We change physically, emotionally, and intellectually as the years go by. We have experiences, some pleasant, more often painful, but we learn from them. We make mistakes, some minor, some major, but we learn from these too. We obtain knowledge, some from books, much from life. We grow. We evolve.
You are not the person you were ten years ago. You are — hopefully — a better person now; wiser, calmer, gentler. The years might have added some lines to your face, but they have softened the rough edges of your nature, taken away the abrasiveness and the anger, and mellowed you.
Now, here is the thing. Other people are not who they were ten years ago either. Or even one year ago. Our memories of them are based on what they were when we knew them. They might have been rough with us then, but they may have become gentle now. They might have been brash and outspoken then, but they may temper their words now. They might have been wild and wanton then, but they may have reined in their passions now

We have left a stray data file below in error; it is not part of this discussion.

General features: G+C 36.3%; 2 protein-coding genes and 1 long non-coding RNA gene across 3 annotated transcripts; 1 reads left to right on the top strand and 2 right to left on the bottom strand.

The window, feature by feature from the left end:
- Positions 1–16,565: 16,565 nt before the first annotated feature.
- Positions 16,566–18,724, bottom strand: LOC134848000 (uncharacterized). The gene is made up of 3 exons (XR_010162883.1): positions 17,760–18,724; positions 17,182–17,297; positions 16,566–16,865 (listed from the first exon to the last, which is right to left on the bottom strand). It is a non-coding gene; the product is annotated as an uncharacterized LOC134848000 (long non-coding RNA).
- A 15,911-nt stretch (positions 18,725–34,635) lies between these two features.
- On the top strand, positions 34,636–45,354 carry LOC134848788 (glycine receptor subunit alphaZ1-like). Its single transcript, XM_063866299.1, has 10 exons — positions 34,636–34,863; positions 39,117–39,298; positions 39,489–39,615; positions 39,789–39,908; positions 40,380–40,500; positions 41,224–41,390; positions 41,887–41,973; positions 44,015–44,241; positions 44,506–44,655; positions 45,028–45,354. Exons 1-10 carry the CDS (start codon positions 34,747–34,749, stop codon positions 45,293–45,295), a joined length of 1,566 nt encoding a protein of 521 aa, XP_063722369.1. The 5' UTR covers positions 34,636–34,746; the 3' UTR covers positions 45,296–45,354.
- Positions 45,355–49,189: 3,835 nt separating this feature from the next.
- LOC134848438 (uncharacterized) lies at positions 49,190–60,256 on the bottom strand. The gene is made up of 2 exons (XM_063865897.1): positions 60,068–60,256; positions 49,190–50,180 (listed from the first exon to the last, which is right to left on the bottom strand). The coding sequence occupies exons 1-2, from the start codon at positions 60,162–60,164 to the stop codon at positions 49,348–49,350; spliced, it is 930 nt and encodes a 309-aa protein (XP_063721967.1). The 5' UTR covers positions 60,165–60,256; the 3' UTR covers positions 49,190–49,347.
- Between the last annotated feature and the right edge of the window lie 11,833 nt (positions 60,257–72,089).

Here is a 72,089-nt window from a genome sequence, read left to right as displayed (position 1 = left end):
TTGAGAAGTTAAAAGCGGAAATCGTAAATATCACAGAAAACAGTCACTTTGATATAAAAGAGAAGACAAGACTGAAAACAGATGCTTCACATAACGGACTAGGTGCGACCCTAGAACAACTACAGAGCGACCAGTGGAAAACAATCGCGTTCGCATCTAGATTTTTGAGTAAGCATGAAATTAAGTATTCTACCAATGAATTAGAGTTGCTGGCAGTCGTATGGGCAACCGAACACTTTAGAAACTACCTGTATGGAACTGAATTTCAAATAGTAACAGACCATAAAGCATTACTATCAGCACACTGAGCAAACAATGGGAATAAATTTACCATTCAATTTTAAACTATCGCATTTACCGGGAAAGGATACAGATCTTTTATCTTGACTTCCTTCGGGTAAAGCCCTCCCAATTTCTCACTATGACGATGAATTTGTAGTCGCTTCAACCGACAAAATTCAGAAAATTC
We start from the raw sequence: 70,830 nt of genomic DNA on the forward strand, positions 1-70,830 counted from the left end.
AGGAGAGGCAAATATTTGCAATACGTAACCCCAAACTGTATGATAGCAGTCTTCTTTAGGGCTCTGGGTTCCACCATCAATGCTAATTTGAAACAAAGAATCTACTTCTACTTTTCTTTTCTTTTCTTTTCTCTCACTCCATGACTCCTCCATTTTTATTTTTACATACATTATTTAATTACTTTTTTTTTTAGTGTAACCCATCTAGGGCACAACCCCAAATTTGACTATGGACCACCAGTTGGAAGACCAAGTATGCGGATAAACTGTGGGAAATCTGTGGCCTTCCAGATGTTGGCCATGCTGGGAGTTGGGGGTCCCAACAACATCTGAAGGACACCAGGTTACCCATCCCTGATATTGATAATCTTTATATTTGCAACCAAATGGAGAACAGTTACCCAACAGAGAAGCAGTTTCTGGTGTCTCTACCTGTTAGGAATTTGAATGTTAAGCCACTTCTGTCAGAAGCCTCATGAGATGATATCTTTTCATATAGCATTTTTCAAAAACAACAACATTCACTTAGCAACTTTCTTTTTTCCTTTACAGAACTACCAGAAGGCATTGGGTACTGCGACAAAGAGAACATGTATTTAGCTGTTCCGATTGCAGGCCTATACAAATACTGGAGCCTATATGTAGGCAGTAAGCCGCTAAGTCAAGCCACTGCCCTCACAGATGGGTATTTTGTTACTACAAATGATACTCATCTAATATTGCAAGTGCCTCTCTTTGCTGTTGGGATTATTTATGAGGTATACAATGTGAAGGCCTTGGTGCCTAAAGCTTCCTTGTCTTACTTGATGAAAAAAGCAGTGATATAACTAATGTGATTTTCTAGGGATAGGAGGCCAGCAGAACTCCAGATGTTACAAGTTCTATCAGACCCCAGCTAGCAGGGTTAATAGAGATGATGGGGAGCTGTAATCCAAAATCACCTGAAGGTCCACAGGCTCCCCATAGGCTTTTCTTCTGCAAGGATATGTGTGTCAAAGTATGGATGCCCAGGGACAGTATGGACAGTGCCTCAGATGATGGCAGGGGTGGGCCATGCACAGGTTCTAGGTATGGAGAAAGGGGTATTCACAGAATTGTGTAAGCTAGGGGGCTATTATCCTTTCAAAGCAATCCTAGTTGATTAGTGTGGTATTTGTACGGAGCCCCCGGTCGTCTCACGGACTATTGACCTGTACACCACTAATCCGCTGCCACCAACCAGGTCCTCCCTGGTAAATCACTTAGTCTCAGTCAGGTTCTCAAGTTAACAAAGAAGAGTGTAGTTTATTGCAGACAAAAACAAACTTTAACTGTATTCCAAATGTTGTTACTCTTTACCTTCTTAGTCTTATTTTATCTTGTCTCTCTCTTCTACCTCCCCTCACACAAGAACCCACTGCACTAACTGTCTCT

People are not intrinsically evil. (How can we be? We are, after all, made in the image and likeness of God.) Everybody wants to do their best to lead a good life, but situations and circumstances, not to forget past wounds, can make it difficult for them. However, we have to believe that they are trying their best and give them the benefit of the doubt if we see them fail. We need to give people a second chance; perhaps even a third, although Jesus tells us we should give people as many as needed (see Matthew 18:21-22) — but that might be beyond most of us.
So, when we come across someone we knew a while ago but had a falling out with, let us look at them with fresh eyes, telling ourselves that if we have changed, they will have too. And, who knows, you might find yourselves friends again. Wouldn't that be wonderful?
May the Spirit be with you.